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Monday, July 28, 2014

How to ensure a successful IPO

By Linda A. Perez

Taking your company public with an Initial Public Offering (IPO) is a complex process. A successful IPO will enable your company to meet your strategic long-term goals, such as raising capital for growth or acquisitions. Ensuring a successful IPO involves careful planning. 
 
Initial Public Offerings
Companies become public via IPOs

Step 1: deciding to go public

The first step is making the decision to go public. An IPO is an investment--often a costly investment. Legal fees, accounting fees, printing costs, and ensuring you adhere to the Securities Exchange Commission (SEC) regulations are all costs which must be considered before making the decision to offer an IPO.

You must also consider your business goals. Is your company really ready for an IPO? Is going public part of your company’s long-term strategy? How will going public change your company’s existing culture and infrastructure? Will the transition from private to public be easy?
An IPO adviser can help your leadership team analyze your business goals. However, it’s essential that you choose an IPO adviser with experience in your industry, one with a thorough understanding of the specific markets concerned.

Successful IPOs all begin with an IPO readiness assessment. Will your company appeal to investors? What potential will future investors see? Will they expect continued, and profitable, growth? The IPO readiness assessment should also focus on the markets. Are market conditions favourable for your IPO at this time? Is the market ready for your IPO?

A professional readiness assessment will enable your team to finalize your plans, highlighting areas which may need attention before going public. This assessment is essentially a roadmap to a successful IPO.

Step 2: preparing the IPO

After making the decision to go public, the next step is preparing your IPO services strategy. What type of securities will you issue? How many, and at what price? Will you trade in Canada only, or list in the US also?
A meticulously-planned strategy is the key to a successful IPO. You must prepare your company, your leadership team, a timeline, and the actual IPO prospectus.

Prepare your company
 
Your IPO adviser will help analyze your management structure. What management structure will you have as a public company? A simple and flexible corporate structure is often recommended for this time of transition. Your corporate structure must be adaptable. Thorough preparation of the roles, reporting structures, and responsibilities must be done at this stage.
Prepare your team
A successful IPO service needs a team with specialized skills, skills from outside your company as well as your existing leadership team. Your IPO adviser will be crucial in assembling the team.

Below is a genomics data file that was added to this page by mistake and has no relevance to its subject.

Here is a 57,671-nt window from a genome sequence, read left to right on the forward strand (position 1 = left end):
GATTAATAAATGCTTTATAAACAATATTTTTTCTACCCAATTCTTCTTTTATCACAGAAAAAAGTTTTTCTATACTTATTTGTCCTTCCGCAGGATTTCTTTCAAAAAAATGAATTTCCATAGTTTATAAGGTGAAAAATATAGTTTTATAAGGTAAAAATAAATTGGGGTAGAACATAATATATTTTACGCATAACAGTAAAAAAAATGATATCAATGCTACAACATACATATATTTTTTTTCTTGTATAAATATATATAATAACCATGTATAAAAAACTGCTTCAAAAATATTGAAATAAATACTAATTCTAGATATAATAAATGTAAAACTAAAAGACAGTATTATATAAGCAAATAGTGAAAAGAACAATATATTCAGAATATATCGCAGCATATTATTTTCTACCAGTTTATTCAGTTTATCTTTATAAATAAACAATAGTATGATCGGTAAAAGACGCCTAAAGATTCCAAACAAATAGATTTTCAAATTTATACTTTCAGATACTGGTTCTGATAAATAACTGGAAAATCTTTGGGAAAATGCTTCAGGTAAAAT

The underwriter is possibly the most important member of a successful IPO. The underwriter—often an investment banker—will help set the initial offering price, will help with the prospectus, and will help create enthusiasm for your stocks.

The underwriter will conduct a thorough review of your company—the underwriters’ due diligence.

IPO implementation
Effective underwriting help ensures the best value per share offered

Step 3: executing the IPO

Once your team is prepared, the next step is to create a prospectus. This document details your company for future investors. It is a key part of your marketing material. Your own team, your IPO adviser, and the underwriter will collaborate on creating the prospectus. The underwriter’s due diligence ensures that the prospectus consists of full, true, and plain disclosure.

The prospectus must be filed with securities regulators in the jurisdictions you plan to sell securities. The prospectus must be reviewed and approved by the SEC before being shown to potential investors.

While the prospectus is being prepared, a stock exchange listing must be applied for. Again, your IPO adviser can assist with the often complex regulations.

Once your prospectus is approved by the SEC, it can be shown to potential investors. Your IPO adviser and the underwriter will help prepare other marketing documents for your team to take “on the road”, and present your stocks to possible investors.

The price of your IPO is a key consideration. This of course depends on the market. How does the market regard your company now it’s about to go public? Analysis of market trends and activity will be part of your final negotiations with the underwriters. The day before stocks are issued, a starting price must be determined.

Once your documents are finalized and filed with the SEC, your underwriters can start selling your securities. The ideal stock price will keep demand slightly greater than supply, ensuring a continual upward trend. After the IPO, your stocks can be sold on the open stock market.



About the author: Linda A Perez has been in the finance industry for the past 2 years. She is presently working at a finance company in Canada. She has her interests in cooking, photography, craft and painting.  Follow her on https://www.facebook.com/linda.aperez.169

Images: Author/Publisher licensed